A Strong North America


Ever since Mexico has been independent, it has had to deal with a complicated northern neighbor that, after World War II, succeeded in becoming the greatest economic and military power.

The relationship between the two countries experienced its greatest crisis after the armed conflict of 1848, which resulted in the loss of more than half of Mexico’s territory. For decades, this episode produced in Mexicans – perhaps justifiably – a certain patriotic unity in opposition to the United States, which official histories have emphasized.

Notwithstanding this, for some years now, large sectors of the Mexican and U.S. populations have learned to set aside this viewpoint, and have started seeing our relationship in a different light.

Despite this, judging by the remarks of President Donald Trump, it would appear that Mexico is not now the ally that at least since the Kennedy administration, the U.S. has found in our country. It would also appear that, even with our 3,142-kilometer border, (approximately 1,952 miles) we are not partners to the extent we might be. And it would appear that the cooperation Mexico provides the United States on matters such as security is not essential for its citizens to sleep peacefully at night.

But Trump is mistaken. The signing of the North American Free Trade Agreement during Mexican President Carlos Salinas de Gortari ‘s term shook up the region. It is the world’s biggest trade agreement, it impacts a market of 482 million people (7 percent of the world’s population), generates 28 percent of the world’s gross domestic product, and 16 percent of world trade takes place within it. Even for the president-elect, Andrés Manuel López Obrador, preserving the agreement is a priority.*

According to data from the Migration Policy Institute, it is estimated that around 23.2 million first-generation or second-generation Mexicans live in the United States.

Moreover, agreements on security issues, such as the Mérida Initiative (2008), demonstrate that Mexico is ready to work hand in hand with the United States on regional problems, aligning objectives and recognizing shared responsibilities. Just this week, there was an announcement about the formation of a group, based in Chicago, to coordinate efforts against Nemesio Oseguera, El Mencho.* Oseguera is a priority for the Drug Enforcement Administration, but the Mexican government has not been able to detain him.

But, also because of President Trump’s speech, it would appear that his administration does not understand that with China’s military and economic growth, it is likely that within the next decade, the U.S. will no longer be the “system administrator” for the world, and a new international order will be imposed. Yet once again, he is mistaken.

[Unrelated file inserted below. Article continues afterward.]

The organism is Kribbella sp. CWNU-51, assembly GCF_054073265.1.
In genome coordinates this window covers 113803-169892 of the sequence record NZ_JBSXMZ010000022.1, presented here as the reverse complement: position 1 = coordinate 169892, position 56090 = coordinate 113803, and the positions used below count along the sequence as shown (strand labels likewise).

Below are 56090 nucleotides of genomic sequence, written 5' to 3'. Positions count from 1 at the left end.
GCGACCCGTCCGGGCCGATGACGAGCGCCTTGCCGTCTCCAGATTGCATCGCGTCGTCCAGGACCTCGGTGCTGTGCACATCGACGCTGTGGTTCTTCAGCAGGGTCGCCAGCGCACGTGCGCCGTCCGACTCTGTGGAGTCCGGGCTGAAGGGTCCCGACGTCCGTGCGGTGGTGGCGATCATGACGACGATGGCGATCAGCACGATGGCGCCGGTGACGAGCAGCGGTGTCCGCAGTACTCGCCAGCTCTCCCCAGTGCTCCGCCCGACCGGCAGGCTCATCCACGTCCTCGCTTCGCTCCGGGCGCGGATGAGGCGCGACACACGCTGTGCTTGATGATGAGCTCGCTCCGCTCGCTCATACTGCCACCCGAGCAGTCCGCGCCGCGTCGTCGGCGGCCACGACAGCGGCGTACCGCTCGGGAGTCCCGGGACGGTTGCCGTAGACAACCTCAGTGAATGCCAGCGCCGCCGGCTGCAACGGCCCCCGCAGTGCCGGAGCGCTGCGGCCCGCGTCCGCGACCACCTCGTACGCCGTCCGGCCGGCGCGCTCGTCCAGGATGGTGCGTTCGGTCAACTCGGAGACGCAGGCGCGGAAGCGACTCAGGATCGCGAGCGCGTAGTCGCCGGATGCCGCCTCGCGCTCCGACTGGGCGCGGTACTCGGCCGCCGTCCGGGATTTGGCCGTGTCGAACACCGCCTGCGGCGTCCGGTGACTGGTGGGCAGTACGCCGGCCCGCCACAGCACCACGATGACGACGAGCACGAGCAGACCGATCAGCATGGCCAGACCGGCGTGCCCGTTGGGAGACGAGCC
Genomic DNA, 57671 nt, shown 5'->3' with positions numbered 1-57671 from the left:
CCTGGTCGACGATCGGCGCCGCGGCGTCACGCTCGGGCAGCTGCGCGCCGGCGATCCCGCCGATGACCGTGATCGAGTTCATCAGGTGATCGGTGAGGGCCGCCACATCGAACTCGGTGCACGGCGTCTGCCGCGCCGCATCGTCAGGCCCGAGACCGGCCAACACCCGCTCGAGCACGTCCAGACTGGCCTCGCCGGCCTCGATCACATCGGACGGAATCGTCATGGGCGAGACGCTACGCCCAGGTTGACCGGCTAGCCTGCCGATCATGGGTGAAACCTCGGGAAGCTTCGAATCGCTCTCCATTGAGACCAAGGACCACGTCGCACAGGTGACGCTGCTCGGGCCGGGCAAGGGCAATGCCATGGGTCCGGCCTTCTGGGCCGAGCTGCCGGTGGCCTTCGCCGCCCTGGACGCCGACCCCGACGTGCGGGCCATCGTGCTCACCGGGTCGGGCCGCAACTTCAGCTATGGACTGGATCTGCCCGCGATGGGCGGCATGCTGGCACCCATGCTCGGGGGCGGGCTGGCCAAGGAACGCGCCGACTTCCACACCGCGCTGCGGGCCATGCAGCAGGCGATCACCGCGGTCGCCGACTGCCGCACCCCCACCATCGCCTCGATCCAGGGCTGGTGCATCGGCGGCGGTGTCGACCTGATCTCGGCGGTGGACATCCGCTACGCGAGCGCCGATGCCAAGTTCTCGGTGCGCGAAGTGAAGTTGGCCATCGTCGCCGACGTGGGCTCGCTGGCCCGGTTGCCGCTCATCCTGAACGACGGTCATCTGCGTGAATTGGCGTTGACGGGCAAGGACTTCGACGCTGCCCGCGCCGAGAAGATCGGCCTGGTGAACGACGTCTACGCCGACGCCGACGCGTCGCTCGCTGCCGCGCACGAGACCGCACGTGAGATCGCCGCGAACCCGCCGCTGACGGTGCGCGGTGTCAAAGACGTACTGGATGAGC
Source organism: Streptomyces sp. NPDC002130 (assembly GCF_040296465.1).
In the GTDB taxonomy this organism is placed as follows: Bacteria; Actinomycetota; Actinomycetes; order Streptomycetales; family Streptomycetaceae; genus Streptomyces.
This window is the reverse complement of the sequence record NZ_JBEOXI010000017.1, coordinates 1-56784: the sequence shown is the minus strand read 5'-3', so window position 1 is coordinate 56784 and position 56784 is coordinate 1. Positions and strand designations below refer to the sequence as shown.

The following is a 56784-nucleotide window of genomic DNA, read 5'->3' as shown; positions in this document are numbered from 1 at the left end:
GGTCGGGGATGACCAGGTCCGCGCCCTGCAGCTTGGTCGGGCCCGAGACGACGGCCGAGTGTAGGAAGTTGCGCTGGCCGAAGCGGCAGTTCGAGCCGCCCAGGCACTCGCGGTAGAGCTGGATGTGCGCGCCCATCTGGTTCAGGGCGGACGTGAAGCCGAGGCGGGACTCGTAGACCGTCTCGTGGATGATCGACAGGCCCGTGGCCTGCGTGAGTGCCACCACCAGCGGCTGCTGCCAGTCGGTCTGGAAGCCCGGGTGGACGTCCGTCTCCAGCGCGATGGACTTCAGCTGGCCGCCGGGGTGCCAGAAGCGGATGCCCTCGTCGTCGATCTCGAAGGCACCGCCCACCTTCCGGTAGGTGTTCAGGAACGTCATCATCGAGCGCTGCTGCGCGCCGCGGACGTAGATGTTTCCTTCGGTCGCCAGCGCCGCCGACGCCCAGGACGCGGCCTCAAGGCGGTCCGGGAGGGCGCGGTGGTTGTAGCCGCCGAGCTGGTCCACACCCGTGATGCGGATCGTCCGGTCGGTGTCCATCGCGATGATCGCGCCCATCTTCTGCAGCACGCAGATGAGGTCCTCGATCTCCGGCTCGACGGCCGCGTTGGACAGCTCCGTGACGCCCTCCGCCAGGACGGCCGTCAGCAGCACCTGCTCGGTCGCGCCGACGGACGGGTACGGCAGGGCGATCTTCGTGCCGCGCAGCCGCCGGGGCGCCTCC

There are many eminent voices advocating the consolidation of North America. For example, Alan Bersin, who was acting commissioner of U.S. Customs and Border Protection, has said that the United States has two natural allies with whom it shares borders and regional problems. For him, the future of the United States necessarily is the future of North America.

Also, Nicholas Burns, Harvard professor and former U.S. ambassador to NATO, has said that it is quite possible that, as a result of China’s rapid growth, his country may cease to have the power and influence it has had up until now if it continues to consider itself as an independent nation. However, it will be different if integration efforts continue.

In addition to Bersin and Burns, there are hundreds of professors, economists, political scientists and public servants in Mexico and Canada as well as in the United States, that understand that the potential of the region is greater than the potential of the individual countries that make it up.

If the United States wants to keep up its international leadership in the face of China and other powers, it needs to have Mexico and Canada as allies in a strong North America, primarily on strategic issues such as the economy, energy, the environment and security.

With a government like Donald Trump’s, the challenge is huge for the incoming administration of López Obrador and his team, because it has to show that the best interests of the region lie in integration and cooperation. But if the U.S. is not interested in working with us and treating us as strategic partners, Mexico can survive and grow with new allies.

*Editor’s note: President Trump announced on Aug. 27, that the U.S. and Mexico had reached an agreement to revise key portions of NAFTA.

** Translator’s note: Nemesio Oseguera Cervantes, alias El Mencho, is a suspected Mexican drug lord and leader of the Jalisco New Generation Cartel, based in the Mexican state of Jalisco. He is one of the most wanted criminals in the U.S. and Mexico.

The author holds a master’s degree in public administration from Harvard University

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